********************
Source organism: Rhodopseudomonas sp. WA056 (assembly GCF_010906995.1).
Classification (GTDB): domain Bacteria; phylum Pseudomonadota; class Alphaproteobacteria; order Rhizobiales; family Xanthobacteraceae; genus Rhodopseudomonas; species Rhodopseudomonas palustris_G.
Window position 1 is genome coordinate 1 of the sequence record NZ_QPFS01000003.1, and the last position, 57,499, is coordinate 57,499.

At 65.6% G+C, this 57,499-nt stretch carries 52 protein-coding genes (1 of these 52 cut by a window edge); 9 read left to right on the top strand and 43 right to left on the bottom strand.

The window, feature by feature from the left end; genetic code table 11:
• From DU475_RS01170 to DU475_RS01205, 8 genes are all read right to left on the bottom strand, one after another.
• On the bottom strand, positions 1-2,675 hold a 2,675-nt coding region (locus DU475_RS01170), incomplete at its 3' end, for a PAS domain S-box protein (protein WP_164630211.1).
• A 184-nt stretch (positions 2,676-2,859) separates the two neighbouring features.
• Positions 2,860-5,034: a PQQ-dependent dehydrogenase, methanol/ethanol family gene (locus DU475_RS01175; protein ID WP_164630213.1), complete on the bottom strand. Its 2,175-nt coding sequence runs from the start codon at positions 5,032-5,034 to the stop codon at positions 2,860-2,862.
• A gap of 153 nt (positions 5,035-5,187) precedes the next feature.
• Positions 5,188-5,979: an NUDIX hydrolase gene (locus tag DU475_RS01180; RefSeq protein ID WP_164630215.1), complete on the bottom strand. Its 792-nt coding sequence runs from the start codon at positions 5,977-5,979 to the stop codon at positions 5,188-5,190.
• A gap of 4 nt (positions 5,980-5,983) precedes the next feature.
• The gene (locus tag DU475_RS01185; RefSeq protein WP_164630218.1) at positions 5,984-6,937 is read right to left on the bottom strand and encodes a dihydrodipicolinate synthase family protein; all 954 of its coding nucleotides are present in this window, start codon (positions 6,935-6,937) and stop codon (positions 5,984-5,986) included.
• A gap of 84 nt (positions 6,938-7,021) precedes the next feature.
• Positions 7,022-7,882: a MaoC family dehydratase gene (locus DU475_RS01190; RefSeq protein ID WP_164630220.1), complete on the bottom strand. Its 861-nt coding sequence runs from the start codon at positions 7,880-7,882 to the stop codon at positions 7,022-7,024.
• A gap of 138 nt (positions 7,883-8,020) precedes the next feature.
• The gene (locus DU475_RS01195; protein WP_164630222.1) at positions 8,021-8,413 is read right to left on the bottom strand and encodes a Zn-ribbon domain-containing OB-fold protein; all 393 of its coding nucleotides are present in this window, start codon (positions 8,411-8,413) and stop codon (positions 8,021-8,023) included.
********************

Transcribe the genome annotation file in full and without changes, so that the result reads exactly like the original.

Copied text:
Source organism: Rhodopseudomonas sp. WA056 (assembly GCF_010906995.1).
Classification (GTDB): domain Bacteria; phylum Pseudomonadota; class Alphaproteobacteria; order Rhizobiales; family Xanthobacteraceae; genus Rhodopseudomonas; species Rhodopseudomonas palustris_G.
Window position 1 is genome coordinate 1 of the sequence record NZ_QPFS01000003.1, and the last position, 57,499, is coordinate 57,499.

At 65.6% G+C, this 57,499-nt stretch carries 52 protein-coding genes (1 of these 52 cut by a window edge); 9 read left to right on the top strand and 43 right to left on the bottom strand.

The window, feature by feature from the left end; genetic code table 11:
• From DU475_RS01170 to DU475_RS01205, 8 genes are all read right to left on the bottom strand, one after another.
• On the bottom strand, positions 1-2,675 hold a 2,675-nt coding region (locus DU475_RS01170), incomplete at its 3' end, for a PAS domain S-box protein (protein WP_164630211.1).
• A 184-nt stretch (positions 2,676-2,859) separates the two neighbouring features.
• Positions 2,860-5,034: a PQQ-dependent dehydrogenase, methanol/ethanol family gene (locus DU475_RS01175; protein ID WP_164630213.1), complete on the bottom strand. Its 2,175-nt coding sequence runs from the start codon at positions 5,032-5,034 to the stop codon at positions 2,860-2,862.
• A gap of 153 nt (positions 5,035-5,187) precedes the next feature.
• Positions 5,188-5,979: an NUDIX hydrolase gene (locus tag DU475_RS01180; RefSeq protein ID WP_164630215.1), complete on the bottom strand. Its 792-nt coding sequence runs from the start codon at positions 5,977-5,979 to the stop codon at positions 5,188-5,190.
• A gap of 4 nt (positions 5,980-5,983) precedes the next feature.
• The gene (locus tag DU475_RS01185; RefSeq protein WP_164630218.1) at positions 5,984-6,937 is read right to left on the bottom strand and encodes a dihydrodipicolinate synthase family protein; all 954 of its coding nucleotides are present in this window, start codon (positions 6,935-6,937) and stop codon (positions 5,984-5,986) included.
• A gap of 84 nt (positions 6,938-7,021) precedes the next feature.
• Positions 7,022-7,882: a MaoC family dehydratase gene (locus DU475_RS01190; RefSeq protein ID WP_164630220.1), complete on the bottom strand. Its 861-nt coding sequence runs from the start codon at positions 7,880-7,882 to the stop codon at positions 7,022-7,024.
• A gap of 138 nt (positions 7,883-8,020) precedes the next feature.
• The gene (locus DU475_RS01195; protein WP_164630222.1) at positions 8,021-8,413 is read right to left on the bottom strand and encodes a Zn-ribbon domain-containing OB-fold protein; all 393 of its coding nucleotides are present in this window, start codon (positions 8,411-8,413) and stop codon (positions 8,021-8,023) included.